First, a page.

January 1
We must begin the year with Christ and His most holy mother. So today, with all the affection I can muster, I have recourse to the Son and the mother; O Jesus, fill our hearts with Your divine name, so that Your gentle kindness may influence all our senses and perfume all our actions. O glorious name which the mouth of the Divine Father pronounced from all eternity, be ever written in our souls. Since you are our Savior, we will be eternally saved. Virgin Mary, who among all human creatures pronounced this name of salvation for the first time, inspire us to use it profitably, so that all that is in us may rejoice in that salvation which your Child brought us. (Letters 739; O. XV, p. 143) 

January 2
Happy are we if we can pronounce with affection the holy name of our Savior, because this will be the watchword that opens the way for us to Heaven; it is the name of our redemption. It makes the angels rejoice; it saves us and makes the devils tremble. So we must impress it deeply in our hearts and in our minds. Pronouncing it frequently, blessing it and honoring it in this life, we will be found worthy to sing it eternally with the blessed in Heaven. Long live Jesus Christ! (Sermons 52; O. X, p. 163)

January 3
Genuine, living devotion presupposes love of God; it is simply true love of God. Yet it is not always love as such. Inasmuch as divine love adorns the soul, it is called grace, which makes us pleasing to the Divine Majesty. Inasmuch as it strengthens us to do good, it is called charity. When it has reached a degree of perfection at which it makes us not only do good but also do this good carefully, frequently and promptly, it is called devotion. (INT. Part I, Ch. 1; O. III, pp. 14-15)

January 4
The bee has not other remedy for its sickness but expose itself to the rays of the sun, expecting heat and healing from its splendor. Let us all place ourselves before the Crucified and say to Him: O splendid Sun of our hearts, You will revive us with the rays of Your goodness. Here we are almost dead before You; we will not move from here until Your heat brings us back to life. (Letters 904; O. XVI, p. 50)

January 5
When Holy Scripture mentions a good, mild, innocent person totally dedicated to God, it says: "This was the son or daughter of the year." Well, if in the past we have not corresponded to the love of this sweet Savior with an inseparable union of our affections with the Divine Will, from now on we should determine to act in such a way that at the end of this new year we will also be called "children of the year." (Letters 1589; O. XIX, p. 97)

January 6
...Let us come close to the crib. If you love riches, you will find the gold that the kings brought; if you are looking for the smoke of honors, you will find that in the incense; and if you take delight in the delicacies of the senses, you will find the delicate perfume of myrrh that pervades the stable. Be rich in love for this adorable Savior, respectful in the familiarity with which you relate to Him, and delight in the joy of experiencing in your soul so may inspirations and affections because you belong exclusively to Him. (Letters 1033; O. XVI, p. 291)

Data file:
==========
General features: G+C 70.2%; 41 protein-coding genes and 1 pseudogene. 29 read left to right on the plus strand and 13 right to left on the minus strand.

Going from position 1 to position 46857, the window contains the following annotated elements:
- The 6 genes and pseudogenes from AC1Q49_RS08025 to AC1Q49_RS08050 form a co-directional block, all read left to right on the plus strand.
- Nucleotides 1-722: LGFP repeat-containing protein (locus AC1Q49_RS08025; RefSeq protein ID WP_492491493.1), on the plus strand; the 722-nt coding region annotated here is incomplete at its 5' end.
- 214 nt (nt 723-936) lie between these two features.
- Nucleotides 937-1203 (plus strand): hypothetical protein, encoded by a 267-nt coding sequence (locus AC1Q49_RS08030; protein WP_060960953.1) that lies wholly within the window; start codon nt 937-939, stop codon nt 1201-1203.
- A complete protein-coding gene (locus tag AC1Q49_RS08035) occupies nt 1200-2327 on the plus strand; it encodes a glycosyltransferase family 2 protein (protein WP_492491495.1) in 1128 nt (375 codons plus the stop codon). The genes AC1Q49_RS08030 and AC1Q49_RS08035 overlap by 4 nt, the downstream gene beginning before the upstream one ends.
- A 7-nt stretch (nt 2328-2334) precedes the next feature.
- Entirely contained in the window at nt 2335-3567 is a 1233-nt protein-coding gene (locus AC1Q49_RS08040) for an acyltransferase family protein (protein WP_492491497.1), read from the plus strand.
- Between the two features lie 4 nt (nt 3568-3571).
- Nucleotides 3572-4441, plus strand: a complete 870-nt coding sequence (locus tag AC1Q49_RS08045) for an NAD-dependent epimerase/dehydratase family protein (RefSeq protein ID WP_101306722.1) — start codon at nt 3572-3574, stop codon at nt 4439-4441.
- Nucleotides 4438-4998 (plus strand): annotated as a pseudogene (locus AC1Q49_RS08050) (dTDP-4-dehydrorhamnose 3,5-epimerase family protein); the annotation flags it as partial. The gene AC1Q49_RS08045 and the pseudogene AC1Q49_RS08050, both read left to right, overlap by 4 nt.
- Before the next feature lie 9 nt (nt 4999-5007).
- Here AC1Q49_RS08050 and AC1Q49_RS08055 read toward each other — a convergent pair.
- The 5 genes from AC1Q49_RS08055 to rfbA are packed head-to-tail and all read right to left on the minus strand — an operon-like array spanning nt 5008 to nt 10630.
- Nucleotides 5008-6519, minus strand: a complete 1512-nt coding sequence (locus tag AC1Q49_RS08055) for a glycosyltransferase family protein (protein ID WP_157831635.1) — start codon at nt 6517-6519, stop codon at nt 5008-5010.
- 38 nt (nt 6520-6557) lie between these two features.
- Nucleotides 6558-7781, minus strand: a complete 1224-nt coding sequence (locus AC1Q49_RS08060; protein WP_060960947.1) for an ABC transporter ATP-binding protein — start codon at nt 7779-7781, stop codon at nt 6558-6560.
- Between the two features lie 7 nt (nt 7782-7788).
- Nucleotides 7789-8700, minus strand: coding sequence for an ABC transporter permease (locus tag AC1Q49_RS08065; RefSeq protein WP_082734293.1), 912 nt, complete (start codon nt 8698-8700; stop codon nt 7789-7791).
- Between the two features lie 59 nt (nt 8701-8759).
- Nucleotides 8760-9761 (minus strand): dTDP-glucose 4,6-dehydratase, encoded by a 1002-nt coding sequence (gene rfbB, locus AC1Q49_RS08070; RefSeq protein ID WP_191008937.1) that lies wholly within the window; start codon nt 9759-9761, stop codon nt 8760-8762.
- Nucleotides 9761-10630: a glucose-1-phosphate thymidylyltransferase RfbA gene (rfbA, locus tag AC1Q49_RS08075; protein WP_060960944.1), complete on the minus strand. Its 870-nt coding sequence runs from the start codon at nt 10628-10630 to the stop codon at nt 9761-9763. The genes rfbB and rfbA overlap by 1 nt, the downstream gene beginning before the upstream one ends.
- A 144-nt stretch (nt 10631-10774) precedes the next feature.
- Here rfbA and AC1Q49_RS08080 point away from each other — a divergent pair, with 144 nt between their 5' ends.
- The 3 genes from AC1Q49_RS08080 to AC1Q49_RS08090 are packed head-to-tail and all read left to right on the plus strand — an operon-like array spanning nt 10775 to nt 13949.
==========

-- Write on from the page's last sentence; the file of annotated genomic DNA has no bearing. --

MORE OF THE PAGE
January 7
On our journey through life we do not wish to meet any difficulties or contradictions. We want constant consolations, no periods of dryness, no unpleasant times; health without sickness, repose without work, and peace without disturbance! But can't you see our folly when we want to have something we cannot have? Unallayed good is found only in paradise, as in hell is found nothing but evil. The great Chrysostom says: "O man, you who get all upset when things do not always go your way, are you not ashamed when you ponder that what you want was not to be found even in the family of Our Lord? ... Consider, I beg you, the events, the contradictions, and all the things that happened. The angel of the Lord said in a dream to Saint Joseph, 'Get up, take the child and his mother, and flee to Egypt. Stay there until I tell you otherwise. Herod is searching for the child to destroy him.' [Mt. 2:13] This, indeed, was a moment of great sorrow for the Virgin Mary and for good Saint Joseph." (Spiritual Discourses III; O. VI, pp. 32, 38)

January 8
Consider how uncertain is the day of your death. My soul, one day you will leave this body. When will it be? In winter or in summer? In the city or in the country? By day or at night? Suddenly or after due preparation? From sickness or by accident? Will you have time to make your confession or not? Will you be assisted by your confessor and spiritual director? Unfortunately, you know nothing whatever about all this. Only one thing is certain: we will die -- and sooner than we think. (INT. Part I, Ch. 13; O. XII, p. 399)

January 9
All that we do must be motivated by love and not force. We must love to obey rather than fear to disobey. I leave you the spirit of liberty; not the liberty that excludes obedience, because this would be a liberty of the flesh, but the true spirit of liberty which includes obedience. When you have to omit your practices of piety for a just and charitable reason, I want you to make use of this occasion as a kind of obedience; then love will compensate for the spiritual exercises you have missed. (Letters 234; O. XII, p. 359)

January 10
We recognize genuine goodness as we do genuine balm. If balm sinks and stays at the bottom when dropped into water, it is rated the best and most valuable. So also, in order to know whether a person is truly wise, learned, generous and noble, we must observe whether his abilities tend to humility, modesty and obedience, for in that case they will be truly good. If they float on the surface and seek to show themselves, they are less genuine insofar as they are showy. (INT. Part III, Ch. 4; O. III, p. 141)

January 11